Undiagnosed concussions pose a significant risk to athletes. Evidently, sending an athlete back into the game without ample treatment and recovery time poses a significant risk. Athletes who sustain a concussion and don't fully recover are at greater risk of acquiring a second concussion before the first one has healed. Those currently seeking treatment for mTBI that reported sustaining a previous concussion, also scored higher on the Post Concussion Syndrome Scale. Hopefully with more awareness, research, and evidence-based support for athletes' brain health, we can help reduce that risk. 

Mental Health

Martin Mrazik, concussion researcher from the University of Alberta, studied the effect that concussion can have on an athlete's mental health, when compared with other bodily injuries. This 2020 study, published in the Archives of Clinical Neuropsychology found that concussed athletes displayed an increase in anxiety and depressive symptoms overtime. Anxiety was reported to be higher 24-48 hours post-injury, when compared with the baseline. Depressive symptoms also increased between 24-48 hours post injury and 1 month post return to play. While the outcomes of this study on mental health of athletes' post-concussion are not as severe, it is noteworthy that athletes who experienced a concussion or had a history of concussion were more likely to experience symptoms of depression and anxiety.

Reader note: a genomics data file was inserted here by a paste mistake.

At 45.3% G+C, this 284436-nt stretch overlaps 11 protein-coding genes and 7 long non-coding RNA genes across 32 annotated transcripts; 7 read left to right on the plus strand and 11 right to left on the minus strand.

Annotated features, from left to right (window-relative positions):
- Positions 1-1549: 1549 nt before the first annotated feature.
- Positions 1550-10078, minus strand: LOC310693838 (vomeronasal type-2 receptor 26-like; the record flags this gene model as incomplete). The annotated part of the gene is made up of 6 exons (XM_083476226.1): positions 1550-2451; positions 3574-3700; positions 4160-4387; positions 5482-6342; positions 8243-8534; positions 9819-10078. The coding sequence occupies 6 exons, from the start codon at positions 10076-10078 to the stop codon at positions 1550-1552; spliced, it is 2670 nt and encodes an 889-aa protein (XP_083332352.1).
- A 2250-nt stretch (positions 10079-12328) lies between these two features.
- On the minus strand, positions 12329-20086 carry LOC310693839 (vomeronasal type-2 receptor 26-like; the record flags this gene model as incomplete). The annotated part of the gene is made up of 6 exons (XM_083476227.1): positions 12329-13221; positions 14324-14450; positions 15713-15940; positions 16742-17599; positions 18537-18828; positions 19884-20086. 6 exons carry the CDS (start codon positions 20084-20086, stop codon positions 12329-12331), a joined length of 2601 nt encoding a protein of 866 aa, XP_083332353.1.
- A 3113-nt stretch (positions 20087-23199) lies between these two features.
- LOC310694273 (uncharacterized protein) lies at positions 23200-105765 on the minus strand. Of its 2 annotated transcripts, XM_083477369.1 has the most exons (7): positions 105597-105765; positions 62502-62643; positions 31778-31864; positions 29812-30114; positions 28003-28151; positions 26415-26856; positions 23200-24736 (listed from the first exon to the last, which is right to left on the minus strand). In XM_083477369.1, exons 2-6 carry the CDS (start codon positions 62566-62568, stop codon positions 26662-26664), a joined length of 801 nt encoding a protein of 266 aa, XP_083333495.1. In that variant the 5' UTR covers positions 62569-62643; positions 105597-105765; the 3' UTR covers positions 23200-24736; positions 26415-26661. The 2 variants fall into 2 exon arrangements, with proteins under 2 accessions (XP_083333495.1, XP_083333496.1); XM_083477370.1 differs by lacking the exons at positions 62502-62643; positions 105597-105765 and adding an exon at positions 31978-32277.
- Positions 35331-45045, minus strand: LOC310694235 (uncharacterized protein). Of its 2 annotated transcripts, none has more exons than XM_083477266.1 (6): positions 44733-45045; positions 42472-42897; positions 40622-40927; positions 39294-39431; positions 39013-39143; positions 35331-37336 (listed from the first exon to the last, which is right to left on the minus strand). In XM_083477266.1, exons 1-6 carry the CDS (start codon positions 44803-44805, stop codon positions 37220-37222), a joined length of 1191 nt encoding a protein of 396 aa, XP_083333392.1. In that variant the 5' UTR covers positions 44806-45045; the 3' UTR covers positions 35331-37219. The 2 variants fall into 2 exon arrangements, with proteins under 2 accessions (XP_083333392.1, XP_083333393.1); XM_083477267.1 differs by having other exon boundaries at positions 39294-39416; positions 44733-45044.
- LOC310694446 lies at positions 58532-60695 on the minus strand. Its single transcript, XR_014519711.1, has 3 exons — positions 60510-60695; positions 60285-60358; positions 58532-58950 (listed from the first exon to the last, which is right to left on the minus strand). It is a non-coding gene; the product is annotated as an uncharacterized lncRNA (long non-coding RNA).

A concussion can either exacerbate pre-existing mental health conditions or incite new ones. Common signs that a concussion patient is struggling with mental health include mood changes, anxiety, depression, PTSD and more. There are many potential reasons why mental health can be impacted after a brain injury. This could be due to physiological changes of the brain, or struggling with the pressures of returning to work, school and life. 

For athletes, especially for those whose career revolves around being active, there's the added stress and urgency to return to play. Some players might also believe that they just have to brush it off and be tough. This tough mentality can lead to many complicated repercussions down the road. Thankfully, with more research being done in this area and technology being developed and refined, we can find ways to better support our athletes' mental and physical health post-concussion.